Hitachi Global Storage Technologies and Intel said Tuesday they have agreed to jointly develop enterprise-class, solid-state hard drives.
The drives, which are expected to be available for OEM qualifications during the first quarter of 2010, will be branded with the Hitachi name, and will be sold and supported by Hitachi, Collins said.
Hitachi brings to the joint development its system-level expertise and support of large OEMs, while Intel brings its flash memory expertise, Collins said. "When you bring the two of us together, it's a compelling solution that neither of us could do on [our] own," he said.
There has been a flurry of activity in the past year as storage vendors started looking seriously at the potential of solid-state drives in the enterprise market.
Intel in October introduced a line of solid-state drives based on the SATA interface for the server, workstation and storage system market. Those 32-GB drives followed the introduction earlier this year of solid-state drives for the PC and notebook market.
Other vendors, including Seagate, Samsung, Toshiba and SanDisk, are also offering solid-state hard drives.
On the OEM side, Sun Microsystems last month said it would begin to offer solid-state drives in its new Storage 7000 Unified Storage Systems, part of Sun's Open Storage platform, under which it aims to help customers build high-performance storage products using commodity components.
Sun follows EMC which early this year introduced solid-state drives as part of its Symmetrix array line.
The primary difference between the Hitachi GST-Intel design and those of other offerings, including Intel's current products, is the interface, Collins said.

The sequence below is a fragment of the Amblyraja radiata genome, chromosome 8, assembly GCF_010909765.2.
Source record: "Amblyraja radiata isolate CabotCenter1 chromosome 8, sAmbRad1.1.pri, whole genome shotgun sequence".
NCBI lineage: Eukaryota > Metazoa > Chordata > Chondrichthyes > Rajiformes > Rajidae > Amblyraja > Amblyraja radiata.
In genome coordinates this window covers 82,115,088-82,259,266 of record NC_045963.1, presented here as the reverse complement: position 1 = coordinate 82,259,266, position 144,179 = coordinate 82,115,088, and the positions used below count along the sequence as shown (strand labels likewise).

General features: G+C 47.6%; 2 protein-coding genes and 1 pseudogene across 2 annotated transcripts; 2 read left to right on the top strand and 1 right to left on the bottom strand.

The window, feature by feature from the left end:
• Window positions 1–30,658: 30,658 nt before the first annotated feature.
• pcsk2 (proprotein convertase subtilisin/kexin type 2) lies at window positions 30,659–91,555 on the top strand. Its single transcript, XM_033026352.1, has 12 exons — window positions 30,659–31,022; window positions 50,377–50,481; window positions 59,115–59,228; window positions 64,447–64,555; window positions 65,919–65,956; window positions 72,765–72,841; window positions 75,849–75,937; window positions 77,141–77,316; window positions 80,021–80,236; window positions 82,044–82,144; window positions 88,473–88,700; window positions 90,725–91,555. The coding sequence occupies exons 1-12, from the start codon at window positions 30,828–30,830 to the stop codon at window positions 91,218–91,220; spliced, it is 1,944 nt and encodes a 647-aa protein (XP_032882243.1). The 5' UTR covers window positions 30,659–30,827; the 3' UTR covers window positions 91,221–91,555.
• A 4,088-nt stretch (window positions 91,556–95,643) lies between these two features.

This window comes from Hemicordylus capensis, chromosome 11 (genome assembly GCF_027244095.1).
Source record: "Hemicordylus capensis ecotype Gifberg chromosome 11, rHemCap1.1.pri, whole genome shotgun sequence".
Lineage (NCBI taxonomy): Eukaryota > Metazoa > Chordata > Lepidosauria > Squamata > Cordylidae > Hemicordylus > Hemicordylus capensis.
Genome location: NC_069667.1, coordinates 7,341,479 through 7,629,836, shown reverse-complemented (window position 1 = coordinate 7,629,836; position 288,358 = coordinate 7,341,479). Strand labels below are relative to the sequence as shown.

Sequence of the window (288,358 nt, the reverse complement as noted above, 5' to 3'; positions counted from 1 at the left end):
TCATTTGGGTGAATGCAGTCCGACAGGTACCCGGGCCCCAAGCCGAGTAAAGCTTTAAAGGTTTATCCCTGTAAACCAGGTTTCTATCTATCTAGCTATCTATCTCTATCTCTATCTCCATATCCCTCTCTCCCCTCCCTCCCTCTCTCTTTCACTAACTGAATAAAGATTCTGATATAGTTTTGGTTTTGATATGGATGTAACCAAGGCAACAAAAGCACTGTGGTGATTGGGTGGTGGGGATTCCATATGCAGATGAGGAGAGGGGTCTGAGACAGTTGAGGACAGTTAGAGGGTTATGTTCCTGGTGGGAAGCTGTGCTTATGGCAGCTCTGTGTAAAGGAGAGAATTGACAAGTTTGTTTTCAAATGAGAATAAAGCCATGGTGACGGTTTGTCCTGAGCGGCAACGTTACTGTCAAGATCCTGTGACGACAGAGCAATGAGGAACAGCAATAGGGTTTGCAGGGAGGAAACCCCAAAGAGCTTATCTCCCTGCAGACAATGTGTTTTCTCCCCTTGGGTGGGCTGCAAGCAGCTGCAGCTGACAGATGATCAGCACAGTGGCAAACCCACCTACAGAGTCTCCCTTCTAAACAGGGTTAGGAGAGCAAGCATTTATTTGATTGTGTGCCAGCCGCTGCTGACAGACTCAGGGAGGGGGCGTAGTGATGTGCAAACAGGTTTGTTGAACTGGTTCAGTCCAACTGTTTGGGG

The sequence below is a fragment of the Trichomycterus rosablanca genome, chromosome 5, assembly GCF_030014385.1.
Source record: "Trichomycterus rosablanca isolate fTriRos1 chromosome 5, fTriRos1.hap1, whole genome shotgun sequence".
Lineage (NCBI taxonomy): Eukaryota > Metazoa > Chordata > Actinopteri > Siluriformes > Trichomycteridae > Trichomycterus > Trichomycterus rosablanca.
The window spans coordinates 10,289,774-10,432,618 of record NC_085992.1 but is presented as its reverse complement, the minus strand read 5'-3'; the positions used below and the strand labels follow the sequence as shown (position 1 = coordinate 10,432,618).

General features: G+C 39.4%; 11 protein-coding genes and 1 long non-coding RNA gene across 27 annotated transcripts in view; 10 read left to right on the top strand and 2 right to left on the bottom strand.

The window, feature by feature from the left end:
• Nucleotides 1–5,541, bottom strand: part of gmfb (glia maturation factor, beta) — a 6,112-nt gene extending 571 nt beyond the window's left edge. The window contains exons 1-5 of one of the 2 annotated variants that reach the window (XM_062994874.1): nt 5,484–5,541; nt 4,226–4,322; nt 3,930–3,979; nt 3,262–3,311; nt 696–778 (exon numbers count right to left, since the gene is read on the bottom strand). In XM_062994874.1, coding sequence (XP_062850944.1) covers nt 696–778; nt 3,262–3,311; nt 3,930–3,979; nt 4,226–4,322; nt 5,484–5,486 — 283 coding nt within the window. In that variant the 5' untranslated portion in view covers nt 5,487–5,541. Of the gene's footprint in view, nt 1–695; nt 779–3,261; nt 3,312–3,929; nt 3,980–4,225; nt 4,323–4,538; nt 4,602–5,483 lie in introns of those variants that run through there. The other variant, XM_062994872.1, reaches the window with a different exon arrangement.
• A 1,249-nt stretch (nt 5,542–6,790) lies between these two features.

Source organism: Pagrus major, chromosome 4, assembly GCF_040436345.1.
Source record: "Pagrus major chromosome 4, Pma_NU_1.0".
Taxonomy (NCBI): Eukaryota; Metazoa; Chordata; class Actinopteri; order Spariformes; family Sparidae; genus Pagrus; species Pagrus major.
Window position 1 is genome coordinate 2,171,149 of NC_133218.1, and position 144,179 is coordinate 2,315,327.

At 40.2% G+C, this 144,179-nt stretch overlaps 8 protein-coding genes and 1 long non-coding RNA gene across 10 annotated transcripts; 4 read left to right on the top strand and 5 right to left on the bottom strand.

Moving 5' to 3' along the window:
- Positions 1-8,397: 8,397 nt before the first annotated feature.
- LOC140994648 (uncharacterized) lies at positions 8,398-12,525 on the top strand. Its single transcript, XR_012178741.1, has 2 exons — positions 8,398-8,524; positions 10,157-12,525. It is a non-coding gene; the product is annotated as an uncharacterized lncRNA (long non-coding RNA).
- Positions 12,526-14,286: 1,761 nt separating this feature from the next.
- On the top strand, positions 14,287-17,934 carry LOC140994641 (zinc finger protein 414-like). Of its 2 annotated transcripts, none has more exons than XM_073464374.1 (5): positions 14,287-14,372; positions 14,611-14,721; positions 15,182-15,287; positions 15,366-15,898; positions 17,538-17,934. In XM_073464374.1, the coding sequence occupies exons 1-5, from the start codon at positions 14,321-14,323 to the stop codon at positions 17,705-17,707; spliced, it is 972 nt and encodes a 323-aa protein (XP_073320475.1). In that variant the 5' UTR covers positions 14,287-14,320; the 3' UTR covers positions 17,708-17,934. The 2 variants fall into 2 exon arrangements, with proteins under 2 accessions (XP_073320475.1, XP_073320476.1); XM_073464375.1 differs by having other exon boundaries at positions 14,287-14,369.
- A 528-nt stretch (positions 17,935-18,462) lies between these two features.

"For the enterprise, the large OEMs aren't considering the other products because they don't offer SAS or Fibre Channel married to flash," he said.
Intel, in the meantime, will continue to offer its line of SATA-based solid-state drives, Collins said.
"But 90 percent of the enterprise market is SAS and Fibre Channel," he said. "Intel will sell some SATA-based drives into the enterprise market, such as one or two drives for a blade server. But the vast majority of the market is for SAS and Fibre Channel."
Hitachi GST's first generation of solid-state drives will feature single-level cell technology, in which one bit of data occupies one cell of the flash memory, Collins said. The second or third generation may feature multilevel cell technology, in which four bits of data occupy one cell of the flash memory, he said.
Single-level cell technology is more suitable for performance and data reliability, while multilevel cell technology is more suitable for capacity.